On May 3, 2016, the defendants had arranged to depose Ruiz. The precise details are unclear, but Ruiz arrived at the office of the defendants' counsel in City Hall that morning with his then counsel, Attorney Bochanis. At that time, Ruiz stayed in the reception area while Attorney Bochanis met with Attorney Mitola and Thomas Austin in a conference room to discuss settlement. Attorney Bochanis came out to the reception area at least twice to discuss the settlement terms with Ruiz. Ruiz testified that at one point, Attorney Bochanis “told me that they wanted to give me a 30-day suspension and I told him I'm not taking no 30-day suspension.” Hr'g Tr. at 108. Ruiz continued, “So then when he came again he says, okay, they'll give you two weeks suspension. I said okay, two weeks suspension with my position. He wanted me to go to kennels. I said I'm not taking the kennels. . . . I told him I'm staying with my position. I want my position. I want to go back. And no matter what happens, I'm not dropping the charges.” Id. When asked whether he knew Attorney Bochanis had reached an agreement with the defendants, Ruiz testified, “No, I didn't know that they settled.” Hr'g Tr. at 110.

         Once the May 15, 2016 discovery deadline had passed, the court issued an order on June 6, 2017, referring the case to a parajudicial officer for a status conference. Upon receiving notice of the order, Attorney Mitola contacted the court via email, with a copy to Attorney Bochanis, stating that the case had settled. The Clerk's Office was directed to close the case.

         Meanwhile, after the meeting on May 3, 2016, Ruiz made several attempts to call Attorney Bochanis to discuss his case, but “never got a call back from Mr. Bochanis.” Hr'g Tr. at 111. Only after Ruiz obtained assistance from Attorney Miller, his present counsel, to view the docket online did Ruiz learn that his case had been reported settled and the court had closed the case. See Hr'g Tr. at 112-13. Ruiz testified that when was finally able to speak to Attorney Bochanis, “I asked him, John, by any chance did you settle the case? And he told me yes, I did. I said how did you settle the case, John? I never settled the case. I never gave permission. I told you from the beginning I wanted my position back, two weeks suspension with my position back. And I was never going to settle with what they wanted. Well, I settled and you have to come down and sign papers [sic].”[1] Hr'g Tr. at 112.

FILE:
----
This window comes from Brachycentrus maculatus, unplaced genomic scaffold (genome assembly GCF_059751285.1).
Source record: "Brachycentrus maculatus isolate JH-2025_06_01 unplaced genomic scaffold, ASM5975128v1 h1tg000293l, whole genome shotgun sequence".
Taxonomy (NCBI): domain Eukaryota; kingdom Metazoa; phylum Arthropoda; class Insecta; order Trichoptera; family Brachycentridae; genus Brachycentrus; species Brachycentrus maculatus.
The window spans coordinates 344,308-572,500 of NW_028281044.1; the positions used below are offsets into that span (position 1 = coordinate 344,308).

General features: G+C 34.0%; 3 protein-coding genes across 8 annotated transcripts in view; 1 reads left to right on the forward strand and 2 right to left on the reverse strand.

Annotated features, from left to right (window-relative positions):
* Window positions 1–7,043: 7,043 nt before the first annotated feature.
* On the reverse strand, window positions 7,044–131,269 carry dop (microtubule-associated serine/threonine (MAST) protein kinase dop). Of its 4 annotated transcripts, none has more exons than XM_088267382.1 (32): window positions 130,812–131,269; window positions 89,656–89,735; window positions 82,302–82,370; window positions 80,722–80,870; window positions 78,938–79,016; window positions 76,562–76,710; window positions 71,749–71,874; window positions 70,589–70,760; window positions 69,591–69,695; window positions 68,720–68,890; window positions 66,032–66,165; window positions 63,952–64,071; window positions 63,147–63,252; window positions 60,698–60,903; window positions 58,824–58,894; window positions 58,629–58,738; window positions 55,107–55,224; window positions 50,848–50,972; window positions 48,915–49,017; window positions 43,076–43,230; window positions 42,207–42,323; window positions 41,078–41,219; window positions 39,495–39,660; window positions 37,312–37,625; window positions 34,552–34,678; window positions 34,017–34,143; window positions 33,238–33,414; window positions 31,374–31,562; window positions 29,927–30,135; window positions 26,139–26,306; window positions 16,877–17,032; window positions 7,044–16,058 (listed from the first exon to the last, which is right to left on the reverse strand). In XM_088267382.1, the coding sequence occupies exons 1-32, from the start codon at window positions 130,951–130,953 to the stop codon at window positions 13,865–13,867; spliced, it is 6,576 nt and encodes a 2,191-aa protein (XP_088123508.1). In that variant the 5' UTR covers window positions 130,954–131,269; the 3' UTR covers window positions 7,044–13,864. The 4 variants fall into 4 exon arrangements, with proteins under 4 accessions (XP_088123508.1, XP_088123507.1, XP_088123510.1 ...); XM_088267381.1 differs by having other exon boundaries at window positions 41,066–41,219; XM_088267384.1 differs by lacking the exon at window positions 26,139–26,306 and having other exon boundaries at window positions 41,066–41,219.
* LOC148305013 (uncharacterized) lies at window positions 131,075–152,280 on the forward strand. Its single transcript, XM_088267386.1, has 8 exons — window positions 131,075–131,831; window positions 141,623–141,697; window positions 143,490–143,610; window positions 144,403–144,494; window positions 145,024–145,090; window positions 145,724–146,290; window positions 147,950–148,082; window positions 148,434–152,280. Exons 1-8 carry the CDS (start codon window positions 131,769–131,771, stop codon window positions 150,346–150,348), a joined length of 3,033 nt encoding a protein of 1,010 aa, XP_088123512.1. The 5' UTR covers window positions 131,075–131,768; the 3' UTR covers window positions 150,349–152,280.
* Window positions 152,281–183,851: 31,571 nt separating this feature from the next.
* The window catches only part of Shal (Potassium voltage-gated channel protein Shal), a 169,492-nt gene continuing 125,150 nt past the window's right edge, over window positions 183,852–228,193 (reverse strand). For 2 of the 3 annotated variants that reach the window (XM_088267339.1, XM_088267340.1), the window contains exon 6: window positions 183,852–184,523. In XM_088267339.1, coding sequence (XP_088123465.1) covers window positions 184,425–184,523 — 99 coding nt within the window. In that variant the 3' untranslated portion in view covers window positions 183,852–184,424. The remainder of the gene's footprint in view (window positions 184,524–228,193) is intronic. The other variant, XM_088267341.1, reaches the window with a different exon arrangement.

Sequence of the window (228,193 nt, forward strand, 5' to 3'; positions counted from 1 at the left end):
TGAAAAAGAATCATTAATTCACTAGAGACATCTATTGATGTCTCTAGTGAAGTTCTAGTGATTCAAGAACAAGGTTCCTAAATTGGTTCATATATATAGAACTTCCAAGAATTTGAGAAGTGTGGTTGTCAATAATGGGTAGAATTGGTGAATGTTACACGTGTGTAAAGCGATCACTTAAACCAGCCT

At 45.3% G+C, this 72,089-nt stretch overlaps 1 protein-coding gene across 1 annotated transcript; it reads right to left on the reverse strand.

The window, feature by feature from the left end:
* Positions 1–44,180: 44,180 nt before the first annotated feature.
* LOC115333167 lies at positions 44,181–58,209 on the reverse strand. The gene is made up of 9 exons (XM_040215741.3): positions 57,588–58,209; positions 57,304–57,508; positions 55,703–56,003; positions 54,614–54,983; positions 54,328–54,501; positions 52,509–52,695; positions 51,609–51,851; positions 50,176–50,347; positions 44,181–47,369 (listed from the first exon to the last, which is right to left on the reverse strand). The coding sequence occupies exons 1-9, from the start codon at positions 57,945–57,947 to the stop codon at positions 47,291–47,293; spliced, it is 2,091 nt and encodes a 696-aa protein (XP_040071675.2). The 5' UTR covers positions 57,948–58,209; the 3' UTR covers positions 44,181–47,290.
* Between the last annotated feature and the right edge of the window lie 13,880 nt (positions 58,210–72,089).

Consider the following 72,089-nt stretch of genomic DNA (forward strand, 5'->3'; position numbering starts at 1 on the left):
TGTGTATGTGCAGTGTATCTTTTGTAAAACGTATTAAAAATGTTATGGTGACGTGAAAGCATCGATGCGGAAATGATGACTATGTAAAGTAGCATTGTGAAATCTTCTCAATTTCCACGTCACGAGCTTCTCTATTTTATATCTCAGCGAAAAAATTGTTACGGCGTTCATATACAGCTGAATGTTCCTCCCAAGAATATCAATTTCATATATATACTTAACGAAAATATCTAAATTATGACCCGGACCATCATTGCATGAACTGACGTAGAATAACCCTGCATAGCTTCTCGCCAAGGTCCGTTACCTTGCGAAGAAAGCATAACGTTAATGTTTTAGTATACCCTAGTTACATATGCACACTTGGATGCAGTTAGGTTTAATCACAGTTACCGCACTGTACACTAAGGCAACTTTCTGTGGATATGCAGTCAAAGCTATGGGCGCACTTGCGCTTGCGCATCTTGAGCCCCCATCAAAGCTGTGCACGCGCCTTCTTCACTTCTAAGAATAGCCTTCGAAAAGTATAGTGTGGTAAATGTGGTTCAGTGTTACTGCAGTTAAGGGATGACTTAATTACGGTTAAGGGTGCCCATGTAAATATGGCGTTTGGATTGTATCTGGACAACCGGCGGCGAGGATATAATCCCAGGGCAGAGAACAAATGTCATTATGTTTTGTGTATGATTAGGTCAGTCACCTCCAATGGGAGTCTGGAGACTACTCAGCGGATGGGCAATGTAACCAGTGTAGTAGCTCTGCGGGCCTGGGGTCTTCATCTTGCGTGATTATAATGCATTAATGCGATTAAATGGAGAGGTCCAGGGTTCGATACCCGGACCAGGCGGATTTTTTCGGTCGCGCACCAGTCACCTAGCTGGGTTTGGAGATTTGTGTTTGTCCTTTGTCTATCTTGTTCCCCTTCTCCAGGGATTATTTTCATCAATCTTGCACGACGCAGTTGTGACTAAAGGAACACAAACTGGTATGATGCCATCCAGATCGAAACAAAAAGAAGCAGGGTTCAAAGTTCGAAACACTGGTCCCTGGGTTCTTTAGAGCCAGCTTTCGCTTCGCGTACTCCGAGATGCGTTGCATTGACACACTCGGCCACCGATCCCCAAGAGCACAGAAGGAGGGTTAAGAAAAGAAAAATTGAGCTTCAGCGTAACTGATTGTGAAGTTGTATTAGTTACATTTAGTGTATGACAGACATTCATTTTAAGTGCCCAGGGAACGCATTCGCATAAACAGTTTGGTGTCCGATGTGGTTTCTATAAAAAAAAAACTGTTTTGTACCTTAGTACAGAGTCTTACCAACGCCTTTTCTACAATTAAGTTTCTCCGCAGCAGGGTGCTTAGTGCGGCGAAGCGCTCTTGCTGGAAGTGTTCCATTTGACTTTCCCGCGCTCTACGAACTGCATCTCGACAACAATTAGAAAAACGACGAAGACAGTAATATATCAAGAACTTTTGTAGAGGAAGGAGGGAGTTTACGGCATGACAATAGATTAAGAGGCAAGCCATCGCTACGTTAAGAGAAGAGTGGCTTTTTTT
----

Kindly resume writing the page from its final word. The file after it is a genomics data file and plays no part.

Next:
Ruiz engaged his current counsel, Attorney Miller, who filed the motion to reopen the case and the motion to amend the complaint on June 28, 2016. Attorney Bochanis then filed a motion to withdraw.


         “A settlement agreement is a contract that is interpreted according to general principles of contract law. Once entered into, the contract is binding and conclusive.” Powell v. Omnicom, BBDO/PHD, 497 F.3d 124, 128 (2d Cir. 2007). “The lawyer-client relation [is] one of agent-principal, ” and as is the case here, “[i]n a case arising under federal law, the scope of an agent's authority is determined according to federal precedent.” United States v. Int'l Bhd. Teamsters, Chauffeurs, Warehousemen & Helpers of Am., AFL-CIO, 986 F.2d 15, 20 (2d Cir. 1993) (citing Fennell v. TLB Kent Co., 865 F.2d 498, 501 (2d Cir. 1989). Settlement agreements, particularly those to end litigation, “are strongly favored by courts and are not lightly cast aside.” Palmer v. Co. of Nassau, 977 F.Supp.2d 161, 165-66 (E.D.N.Y. 2013) (citing Willgerodt v. Hohri, 953 F.Supp. 557, 560 (S.D.N.Y. 1997). For this reason, “[t]he burden of proving that an attorney entered into a settlement agreement without authority is not insubstantial.” Int'l Bhd., 986 F.2d at 20 (citing, inter alia, Gilbert v. United States, 497 F.2d 1267, 1268-69 (2d Cir. 1973).

         III. ...